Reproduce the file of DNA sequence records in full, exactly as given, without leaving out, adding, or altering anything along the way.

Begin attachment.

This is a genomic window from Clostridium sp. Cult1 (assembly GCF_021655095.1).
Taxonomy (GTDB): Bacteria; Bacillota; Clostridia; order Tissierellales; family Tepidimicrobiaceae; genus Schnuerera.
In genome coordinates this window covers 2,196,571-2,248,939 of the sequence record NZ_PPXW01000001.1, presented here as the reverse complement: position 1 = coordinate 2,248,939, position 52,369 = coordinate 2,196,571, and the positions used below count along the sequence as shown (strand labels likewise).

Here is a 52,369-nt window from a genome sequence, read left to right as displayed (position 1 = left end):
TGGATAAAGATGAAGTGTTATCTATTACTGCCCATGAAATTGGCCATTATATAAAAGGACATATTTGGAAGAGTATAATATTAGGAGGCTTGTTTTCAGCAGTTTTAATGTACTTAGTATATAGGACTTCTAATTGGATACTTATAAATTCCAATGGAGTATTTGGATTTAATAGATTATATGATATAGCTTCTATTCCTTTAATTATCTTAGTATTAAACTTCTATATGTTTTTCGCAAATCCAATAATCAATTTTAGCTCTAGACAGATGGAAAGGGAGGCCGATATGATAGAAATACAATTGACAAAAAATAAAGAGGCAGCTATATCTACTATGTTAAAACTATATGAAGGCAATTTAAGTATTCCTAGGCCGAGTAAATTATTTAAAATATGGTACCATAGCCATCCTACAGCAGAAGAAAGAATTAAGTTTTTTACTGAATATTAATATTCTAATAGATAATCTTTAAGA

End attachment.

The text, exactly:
This is a genomic window from Clostridium sp. Cult1 (assembly GCF_021655095.1).
Taxonomy (GTDB): Bacteria; Bacillota; Clostridia; order Tissierellales; family Tepidimicrobiaceae; genus Schnuerera.
In genome coordinates this window covers 2,196,571-2,248,939 of the sequence record NZ_PPXW01000001.1, presented here as the reverse complement: position 1 = coordinate 2,248,939, position 52,369 = coordinate 2,196,571, and the positions used below count along the sequence as shown (strand labels likewise).

Here is a 52,369-nt window from a genome sequence, read left to right as displayed (position 1 = left end):
TGGATAAAGATGAAGTGTTATCTATTACTGCCCATGAAATTGGCCATTATATAAAAGGACATATTTGGAAGAGTATAATATTAGGAGGCTTGTTTTCAGCAGTTTTAATGTACTTAGTATATAGGACTTCTAATTGGATACTTATAAATTCCAATGGAGTATTTGGATTTAATAGATTATATGATATAGCTTCTATTCCTTTAATTATCTTAGTATTAAACTTCTATATGTTTTTCGCAAATCCAATAATCAATTTTAGCTCTAGACAGATGGAAAGGGAGGCCGATATGATAGAAATACAATTGACAAAAAATAAAGAGGCAGCTATATCTACTATGTTAAAACTATATGAAGGCAATTTAAGTATTCCTAGGCCGAGTAAATTATTTAAAATATGGTACCATAGCCATCCTACAGCAGAAGAAAGAATTAAGTTTTTTACTGAATATTAATATTCTAATAGATAATCTTTAAGA